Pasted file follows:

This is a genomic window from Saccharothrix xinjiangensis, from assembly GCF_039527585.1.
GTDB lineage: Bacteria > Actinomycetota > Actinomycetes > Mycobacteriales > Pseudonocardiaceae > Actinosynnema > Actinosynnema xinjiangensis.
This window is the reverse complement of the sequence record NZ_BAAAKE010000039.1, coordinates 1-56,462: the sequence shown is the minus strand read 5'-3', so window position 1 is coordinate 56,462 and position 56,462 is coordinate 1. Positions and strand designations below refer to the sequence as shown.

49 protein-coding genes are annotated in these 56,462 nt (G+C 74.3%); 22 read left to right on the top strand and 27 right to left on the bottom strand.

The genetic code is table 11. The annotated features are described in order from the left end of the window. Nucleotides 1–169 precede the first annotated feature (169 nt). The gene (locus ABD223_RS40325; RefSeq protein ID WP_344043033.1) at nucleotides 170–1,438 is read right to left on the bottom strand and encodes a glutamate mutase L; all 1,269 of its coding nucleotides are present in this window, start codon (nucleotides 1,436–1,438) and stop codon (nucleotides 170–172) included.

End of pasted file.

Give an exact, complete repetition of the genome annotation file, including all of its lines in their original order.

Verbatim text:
This is a genomic window from Saccharothrix xinjiangensis, from assembly GCF_039527585.1.
GTDB lineage: Bacteria > Actinomycetota > Actinomycetes > Mycobacteriales > Pseudonocardiaceae > Actinosynnema > Actinosynnema xinjiangensis.
This window is the reverse complement of the sequence record NZ_BAAAKE010000039.1, coordinates 1-56,462: the sequence shown is the minus strand read 5'-3', so window position 1 is coordinate 56,462 and position 56,462 is coordinate 1. Positions and strand designations below refer to the sequence as shown.

49 protein-coding genes are annotated in these 56,462 nt (G+C 74.3%); 22 read left to right on the top strand and 27 right to left on the bottom strand.

The genetic code is table 11. The annotated features are described in order from the left end of the window. Nucleotides 1–169 precede the first annotated feature (169 nt). The gene (locus ABD223_RS40325; RefSeq protein ID WP_344043033.1) at nucleotides 170–1,438 is read right to left on the bottom strand and encodes a glutamate mutase L; all 1,269 of its coding nucleotides are present in this window, start codon (nucleotides 1,436–1,438) and stop codon (nucleotides 170–172) included.